Wednesday, April 6, 2011

Tokyo is Like 1986 Again - Let's Live for Today

Today is a wonderful time to begin to live for today. Let's try to give up our guilt feelings and our hate and anger. Let's give up our attachments and surrender our sins. Let's drop our defensiveness and our masks. Let's go back in time to when we were more pure at heart.

Live. Let's really live for today.
Thomas Aquinas put it nicely when he said, "Every time someone sins, they're sinning under the guise of good even though they know it's bad; they're rationalizing because they're seeking something under the pretext of good."

As Anthony De Mello wrote in Awareness:

"Charity is never so lovely as when one has lost consciousness that one is practicing charity. 'You mean I helped you? I was enjoying myself. I was just doing my dance. I helped you, that's wonderful. Congratulations to you. No credit to me."

Kabukicho crossing in Shinjuku 

Last night I went through Shibuya and Shinjuku. I rode the subway, the JR and the Keio line from Shinjuku for the first time in at least 20 some years.

It was like a time trip. It brought back good memories.

One more thing brought back good memories; as I rode the trains and walked the stations, I saw very few foreigners. In fact, I'd guess that I didn't see more than 5 foreigners on the entire trip. Why that brings back memories is that that is because it was the way it used to be; you rarely saw foreigners.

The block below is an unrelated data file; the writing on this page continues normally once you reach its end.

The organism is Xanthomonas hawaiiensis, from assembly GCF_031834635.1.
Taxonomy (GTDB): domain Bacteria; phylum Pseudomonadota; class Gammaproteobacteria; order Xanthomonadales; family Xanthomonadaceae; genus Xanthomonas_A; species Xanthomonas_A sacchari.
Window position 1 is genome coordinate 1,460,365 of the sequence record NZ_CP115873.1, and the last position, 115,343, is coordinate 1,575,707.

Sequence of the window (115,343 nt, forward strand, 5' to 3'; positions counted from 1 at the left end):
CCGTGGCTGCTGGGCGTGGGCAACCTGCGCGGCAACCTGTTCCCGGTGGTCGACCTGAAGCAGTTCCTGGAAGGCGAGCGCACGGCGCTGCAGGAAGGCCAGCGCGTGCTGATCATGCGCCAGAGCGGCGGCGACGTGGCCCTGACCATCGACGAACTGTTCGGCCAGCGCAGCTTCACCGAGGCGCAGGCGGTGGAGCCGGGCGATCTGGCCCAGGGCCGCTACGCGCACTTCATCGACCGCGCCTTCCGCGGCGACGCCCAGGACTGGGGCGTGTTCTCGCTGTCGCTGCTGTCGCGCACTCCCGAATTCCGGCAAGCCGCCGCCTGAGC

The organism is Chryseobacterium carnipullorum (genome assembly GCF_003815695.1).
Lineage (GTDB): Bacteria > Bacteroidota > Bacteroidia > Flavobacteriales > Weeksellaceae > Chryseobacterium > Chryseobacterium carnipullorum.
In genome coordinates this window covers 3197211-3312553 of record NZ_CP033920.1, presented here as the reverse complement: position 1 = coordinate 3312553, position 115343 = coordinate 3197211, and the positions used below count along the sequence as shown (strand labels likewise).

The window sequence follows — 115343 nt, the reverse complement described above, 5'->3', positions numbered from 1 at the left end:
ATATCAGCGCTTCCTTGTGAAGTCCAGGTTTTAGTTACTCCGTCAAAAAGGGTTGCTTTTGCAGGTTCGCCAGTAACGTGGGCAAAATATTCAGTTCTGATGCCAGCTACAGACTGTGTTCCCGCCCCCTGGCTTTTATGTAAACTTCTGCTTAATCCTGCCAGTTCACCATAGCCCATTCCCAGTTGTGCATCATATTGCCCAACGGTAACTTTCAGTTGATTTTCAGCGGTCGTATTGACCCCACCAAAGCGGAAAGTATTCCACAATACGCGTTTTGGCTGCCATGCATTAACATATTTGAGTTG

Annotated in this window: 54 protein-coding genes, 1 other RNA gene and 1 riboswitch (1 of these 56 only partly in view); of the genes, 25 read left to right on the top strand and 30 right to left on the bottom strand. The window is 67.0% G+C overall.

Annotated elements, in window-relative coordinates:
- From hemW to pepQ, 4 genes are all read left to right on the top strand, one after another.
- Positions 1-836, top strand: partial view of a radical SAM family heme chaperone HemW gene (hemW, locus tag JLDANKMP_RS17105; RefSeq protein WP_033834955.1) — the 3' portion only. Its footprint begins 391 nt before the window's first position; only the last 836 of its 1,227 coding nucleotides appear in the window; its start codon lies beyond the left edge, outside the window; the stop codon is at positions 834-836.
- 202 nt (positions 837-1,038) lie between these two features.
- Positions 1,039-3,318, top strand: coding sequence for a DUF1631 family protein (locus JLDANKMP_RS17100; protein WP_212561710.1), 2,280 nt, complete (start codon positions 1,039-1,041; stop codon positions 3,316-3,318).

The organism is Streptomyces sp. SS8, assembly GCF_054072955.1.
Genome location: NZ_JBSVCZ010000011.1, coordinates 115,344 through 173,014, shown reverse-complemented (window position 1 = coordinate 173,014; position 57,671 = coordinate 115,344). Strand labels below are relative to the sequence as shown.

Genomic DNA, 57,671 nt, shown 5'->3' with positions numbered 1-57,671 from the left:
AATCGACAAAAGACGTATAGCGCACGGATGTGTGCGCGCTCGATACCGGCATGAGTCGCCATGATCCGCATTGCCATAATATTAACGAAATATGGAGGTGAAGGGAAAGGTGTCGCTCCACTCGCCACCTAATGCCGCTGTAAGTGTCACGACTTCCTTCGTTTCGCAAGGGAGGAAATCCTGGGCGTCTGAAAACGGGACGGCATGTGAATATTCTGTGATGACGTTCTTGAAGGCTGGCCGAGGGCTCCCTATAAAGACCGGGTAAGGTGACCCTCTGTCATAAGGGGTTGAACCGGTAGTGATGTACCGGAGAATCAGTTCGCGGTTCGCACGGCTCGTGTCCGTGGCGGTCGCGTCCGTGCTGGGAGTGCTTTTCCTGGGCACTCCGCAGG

I remember a time when I walked down Center Street in Shibuya and people stared at me and whispered, "There's a foreigner." That was back in January of 1979. Those were the days when, in Japan, you were a star just because you were a foreigner.

How silly we all were. I was such a fool. And, as a young man, I loved playing the fool.

It felt strange last night to stand at the Japan Rail (JR) platform at Shibuya and Shinjuku and not see one single other foreigner standing around the platform and I even looked for them.

I hate to admit it, but it felt fine.

I felt like a 20-year-old once again as, in the early to mid-eighties, that's what it was like in those days: very few foreigners; you had to look for them to see them. Perhaps it was my imagination, but I thought that  little boy in the train walked up to me and stared at me out of curiosity.

If you want to take a time trip in Tokyo then you can do it today. Throw away your preconceptions and live for the now. See what is around you and notice what is different today than yesterday.

If you've been in Japan a long time, then look around. Really look around. Take this opportunity that we have been given to, if even for a moment, go back to a younger time.

This moment is fleeting. We rarely get a chance to go back in time. Catch it today and live it while you can.

If you have recently done wrong or felt guilty because of your actions, or you want to help, don't talk about it. Say nothing and do it. Do it for yourself. Don't do it for other people or to gain glory.

Could there be any greater glory than being happy and living in the now and being and doing "happy"?

If you need help, then say it. There's far too many who are willing to offer advice and yet, far too few who are willing to actually get off the couch and help and lend a hand.

The best advice is no advice and the best charity is the charity that one does for fun. The happiest people admit their sins and drop their chains.